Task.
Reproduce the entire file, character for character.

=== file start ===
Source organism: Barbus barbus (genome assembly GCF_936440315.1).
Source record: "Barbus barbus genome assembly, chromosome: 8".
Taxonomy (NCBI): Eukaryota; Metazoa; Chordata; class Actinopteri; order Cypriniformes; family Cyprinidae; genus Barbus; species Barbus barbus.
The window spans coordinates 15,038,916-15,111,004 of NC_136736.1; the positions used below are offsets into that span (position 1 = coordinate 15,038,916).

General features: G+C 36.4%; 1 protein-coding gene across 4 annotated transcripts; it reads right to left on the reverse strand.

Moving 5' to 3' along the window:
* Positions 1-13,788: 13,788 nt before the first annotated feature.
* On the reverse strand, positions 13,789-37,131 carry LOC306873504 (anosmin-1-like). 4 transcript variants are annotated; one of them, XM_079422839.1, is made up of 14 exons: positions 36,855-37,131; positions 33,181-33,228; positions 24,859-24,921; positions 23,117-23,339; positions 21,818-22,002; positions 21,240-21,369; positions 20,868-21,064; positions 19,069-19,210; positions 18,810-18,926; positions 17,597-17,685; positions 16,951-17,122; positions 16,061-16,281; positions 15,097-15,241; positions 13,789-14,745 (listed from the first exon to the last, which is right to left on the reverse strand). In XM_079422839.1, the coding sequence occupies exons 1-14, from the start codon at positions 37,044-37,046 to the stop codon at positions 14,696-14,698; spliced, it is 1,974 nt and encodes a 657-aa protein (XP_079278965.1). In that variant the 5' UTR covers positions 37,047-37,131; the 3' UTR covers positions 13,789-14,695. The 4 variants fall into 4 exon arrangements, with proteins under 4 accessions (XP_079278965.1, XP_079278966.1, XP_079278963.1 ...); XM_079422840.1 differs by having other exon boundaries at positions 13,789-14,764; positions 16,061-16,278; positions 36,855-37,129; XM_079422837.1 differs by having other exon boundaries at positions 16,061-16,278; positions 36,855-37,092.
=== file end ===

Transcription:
Source organism: Barbus barbus (genome assembly GCF_936440315.1).
Source record: "Barbus barbus genome assembly, chromosome: 8".
Taxonomy (NCBI): Eukaryota; Metazoa; Chordata; class Actinopteri; order Cypriniformes; family Cyprinidae; genus Barbus; species Barbus barbus.
The window spans coordinates 15,038,916-15,111,004 of NC_136736.1; the positions used below are offsets into that span (position 1 = coordinate 15,038,916).

General features: G+C 36.4%; 1 protein-coding gene across 4 annotated transcripts; it reads right to left on the reverse strand.

Moving 5' to 3' along the window:
* Positions 1-13,788: 13,788 nt before the first annotated feature.
* On the reverse strand, positions 13,789-37,131 carry LOC306873504 (anosmin-1-like). 4 transcript variants are annotated; one of them, XM_079422839.1, is made up of 14 exons: positions 36,855-37,131; positions 33,181-33,228; positions 24,859-24,921; positions 23,117-23,339; positions 21,818-22,002; positions 21,240-21,369; positions 20,868-21,064; positions 19,069-19,210; positions 18,810-18,926; positions 17,597-17,685; positions 16,951-17,122; positions 16,061-16,281; positions 15,097-15,241; positions 13,789-14,745 (listed from the first exon to the last, which is right to left on the reverse strand). In XM_079422839.1, the coding sequence occupies exons 1-14, from the start codon at positions 37,044-37,046 to the stop codon at positions 14,696-14,698; spliced, it is 1,974 nt and encodes a 657-aa protein (XP_079278965.1). In that variant the 5' UTR covers positions 37,047-37,131; the 3' UTR covers positions 13,789-14,695. The 4 variants fall into 4 exon arrangements, with proteins under 4 accessions (XP_079278965.1, XP_079278966.1, XP_079278963.1 ...); XM_079422840.1 differs by having other exon boundaries at positions 13,789-14,764; positions 16,061-16,278; positions 36,855-37,129; XM_079422837.1 differs by having other exon boundaries at positions 16,061-16,278; positions 36,855-37,092.